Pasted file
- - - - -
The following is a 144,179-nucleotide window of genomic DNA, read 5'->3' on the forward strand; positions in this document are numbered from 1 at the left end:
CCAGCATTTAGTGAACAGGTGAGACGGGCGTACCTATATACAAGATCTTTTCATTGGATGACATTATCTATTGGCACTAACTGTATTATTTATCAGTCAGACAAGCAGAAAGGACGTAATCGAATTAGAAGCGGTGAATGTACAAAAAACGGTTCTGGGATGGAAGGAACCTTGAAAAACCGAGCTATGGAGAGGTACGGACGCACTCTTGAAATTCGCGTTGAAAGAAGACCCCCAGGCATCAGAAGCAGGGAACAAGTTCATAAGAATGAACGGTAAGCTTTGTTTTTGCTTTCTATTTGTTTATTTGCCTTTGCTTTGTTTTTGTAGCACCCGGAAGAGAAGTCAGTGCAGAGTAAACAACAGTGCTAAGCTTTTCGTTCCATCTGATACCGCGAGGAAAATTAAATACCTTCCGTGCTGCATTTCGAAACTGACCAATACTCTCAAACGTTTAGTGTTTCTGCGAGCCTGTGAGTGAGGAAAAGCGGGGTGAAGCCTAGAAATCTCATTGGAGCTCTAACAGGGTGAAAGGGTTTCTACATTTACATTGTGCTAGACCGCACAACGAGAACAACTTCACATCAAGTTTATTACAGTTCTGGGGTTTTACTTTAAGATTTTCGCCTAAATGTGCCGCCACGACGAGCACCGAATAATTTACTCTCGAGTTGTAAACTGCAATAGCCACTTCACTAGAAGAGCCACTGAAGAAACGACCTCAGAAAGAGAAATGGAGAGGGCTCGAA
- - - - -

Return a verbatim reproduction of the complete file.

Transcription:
The following is a 144,179-nucleotide window of genomic DNA, read 5'->3' on the forward strand; positions in this document are numbered from 1 at the left end:
CCAGCATTTAGTGAACAGGTGAGACGGGCGTACCTATATACAAGATCTTTTCATTGGATGACATTATCTATTGGCACTAACTGTATTATTTATCAGTCAGACAAGCAGAAAGGACGTAATCGAATTAGAAGCGGTGAATGTACAAAAAACGGTTCTGGGATGGAAGGAACCTTGAAAAACCGAGCTATGGAGAGGTACGGACGCACTCTTGAAATTCGCGTTGAAAGAAGACCCCCAGGCATCAGAAGCAGGGAACAAGTTCATAAGAATGAACGGTAAGCTTTGTTTTTGCTTTCTATTTGTTTATTTGCCTTTGCTTTGTTTTTGTAGCACCCGGAAGAGAAGTCAGTGCAGAGTAAACAACAGTGCTAAGCTTTTCGTTCCATCTGATACCGCGAGGAAAATTAAATACCTTCCGTGCTGCATTTCGAAACTGACCAATACTCTCAAACGTTTAGTGTTTCTGCGAGCCTGTGAGTGAGGAAAAGCGGGGTGAAGCCTAGAAATCTCATTGGAGCTCTAACAGGGTGAAAGGGTTTCTACATTTACATTGTGCTAGACCGCACAACGAGAACAACTTCACATCAAGTTTATTACAGTTCTGGGGTTTTACTTTAAGATTTTCGCCTAAATGTGCCGCCACGACGAGCACCGAATAATTTACTCTCGAGTTGTAAACTGCAATAGCCACTTCACTAGAAGAGCCACTGAAGAAACGACCTCAGAAAGAGAAATGGAGAGGGCTCGAA